Biting flies feed on blood of humans and other animals. Their bites can be painful, producing swelling and intense itching.
Different species of biting flies are found throughout the United States. Black flies are found in the northern U.S., while biting midges are found near the coastal areas.
Most species of biting flies are found near creeks, marshes and ponds.
Peak attacks of biting flies occur on sunny, warm days in mid-morning and then have a more intense phase in evening, ending at dusk. Biting fly activity can also intensify at the onset of storms and may persist all day when overcast conditions occur.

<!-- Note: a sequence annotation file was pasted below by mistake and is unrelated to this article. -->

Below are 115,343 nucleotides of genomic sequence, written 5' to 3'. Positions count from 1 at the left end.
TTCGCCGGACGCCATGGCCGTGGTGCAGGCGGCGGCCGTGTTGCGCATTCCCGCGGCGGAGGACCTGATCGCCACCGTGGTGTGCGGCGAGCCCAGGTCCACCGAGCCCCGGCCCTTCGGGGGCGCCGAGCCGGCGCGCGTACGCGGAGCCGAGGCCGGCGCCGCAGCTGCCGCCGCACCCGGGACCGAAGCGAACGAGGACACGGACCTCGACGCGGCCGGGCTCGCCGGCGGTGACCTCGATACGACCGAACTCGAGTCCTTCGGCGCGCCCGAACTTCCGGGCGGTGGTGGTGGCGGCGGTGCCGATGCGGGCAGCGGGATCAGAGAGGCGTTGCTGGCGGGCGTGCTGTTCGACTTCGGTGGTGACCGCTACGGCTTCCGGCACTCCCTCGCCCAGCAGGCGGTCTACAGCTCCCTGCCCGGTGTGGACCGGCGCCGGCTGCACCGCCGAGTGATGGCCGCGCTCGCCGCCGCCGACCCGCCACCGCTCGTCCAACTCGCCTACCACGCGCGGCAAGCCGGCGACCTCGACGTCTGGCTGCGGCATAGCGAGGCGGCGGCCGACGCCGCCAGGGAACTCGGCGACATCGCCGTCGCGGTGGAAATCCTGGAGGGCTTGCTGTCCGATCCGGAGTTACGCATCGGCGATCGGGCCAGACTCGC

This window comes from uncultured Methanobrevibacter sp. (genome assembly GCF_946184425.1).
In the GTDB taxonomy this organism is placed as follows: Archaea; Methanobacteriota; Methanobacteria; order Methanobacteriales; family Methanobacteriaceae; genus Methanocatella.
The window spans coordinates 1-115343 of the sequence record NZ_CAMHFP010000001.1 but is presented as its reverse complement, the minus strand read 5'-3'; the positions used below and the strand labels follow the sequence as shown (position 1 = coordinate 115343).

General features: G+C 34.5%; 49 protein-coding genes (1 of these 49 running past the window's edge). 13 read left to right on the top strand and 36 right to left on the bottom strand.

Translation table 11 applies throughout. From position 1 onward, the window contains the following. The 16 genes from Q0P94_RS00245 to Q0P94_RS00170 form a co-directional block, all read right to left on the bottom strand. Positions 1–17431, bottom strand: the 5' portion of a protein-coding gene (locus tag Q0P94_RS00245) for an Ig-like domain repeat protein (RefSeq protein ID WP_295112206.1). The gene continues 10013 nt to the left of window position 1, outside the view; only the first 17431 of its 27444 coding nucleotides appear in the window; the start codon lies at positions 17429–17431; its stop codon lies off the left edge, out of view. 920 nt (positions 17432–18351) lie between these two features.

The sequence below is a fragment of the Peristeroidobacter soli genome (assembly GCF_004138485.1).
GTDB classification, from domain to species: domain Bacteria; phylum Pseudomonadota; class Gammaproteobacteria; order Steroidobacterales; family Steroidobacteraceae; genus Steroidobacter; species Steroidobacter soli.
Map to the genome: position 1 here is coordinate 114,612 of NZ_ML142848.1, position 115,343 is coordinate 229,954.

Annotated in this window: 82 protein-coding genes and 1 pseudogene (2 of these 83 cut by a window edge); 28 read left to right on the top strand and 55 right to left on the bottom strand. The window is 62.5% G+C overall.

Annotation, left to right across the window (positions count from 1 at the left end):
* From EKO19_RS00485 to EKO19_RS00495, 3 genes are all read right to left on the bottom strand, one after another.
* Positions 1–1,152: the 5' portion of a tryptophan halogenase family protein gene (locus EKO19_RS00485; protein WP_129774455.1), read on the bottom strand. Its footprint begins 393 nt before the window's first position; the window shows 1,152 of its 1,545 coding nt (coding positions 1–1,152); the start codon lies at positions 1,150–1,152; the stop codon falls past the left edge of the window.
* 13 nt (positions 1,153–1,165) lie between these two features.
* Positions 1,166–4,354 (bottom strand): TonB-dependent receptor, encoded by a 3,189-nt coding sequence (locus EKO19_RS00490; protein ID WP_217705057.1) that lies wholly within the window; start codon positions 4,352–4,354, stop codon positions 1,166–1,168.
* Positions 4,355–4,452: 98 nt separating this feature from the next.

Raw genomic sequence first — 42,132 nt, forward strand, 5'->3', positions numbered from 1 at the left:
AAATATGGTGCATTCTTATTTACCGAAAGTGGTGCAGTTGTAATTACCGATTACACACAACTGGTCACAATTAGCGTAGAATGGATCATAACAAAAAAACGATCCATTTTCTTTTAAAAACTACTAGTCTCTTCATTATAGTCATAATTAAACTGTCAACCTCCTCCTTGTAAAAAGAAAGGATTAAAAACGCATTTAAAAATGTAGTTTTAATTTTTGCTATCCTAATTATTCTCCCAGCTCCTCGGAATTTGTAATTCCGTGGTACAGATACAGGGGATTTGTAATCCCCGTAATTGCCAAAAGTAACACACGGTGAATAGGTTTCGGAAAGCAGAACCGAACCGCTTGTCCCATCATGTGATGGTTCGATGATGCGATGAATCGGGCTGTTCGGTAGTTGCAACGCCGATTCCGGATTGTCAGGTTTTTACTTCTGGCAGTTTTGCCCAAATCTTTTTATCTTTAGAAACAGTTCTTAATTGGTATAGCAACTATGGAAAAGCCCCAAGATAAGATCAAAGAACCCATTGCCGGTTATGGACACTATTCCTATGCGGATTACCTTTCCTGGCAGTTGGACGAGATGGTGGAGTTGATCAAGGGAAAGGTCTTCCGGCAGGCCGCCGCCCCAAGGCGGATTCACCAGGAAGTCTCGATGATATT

Biting flies find animals and humans by sensing carbon dioxide and perspiration. Once the blood meal is located, the biting fly inserts a sharp mouthpart into the skin. A biting fly tends to go for areas around the ears and head.
Species of biting flies differ in terms of size and physical appearance, but they all possess sharp mouthparts to pierce skin and draw blood.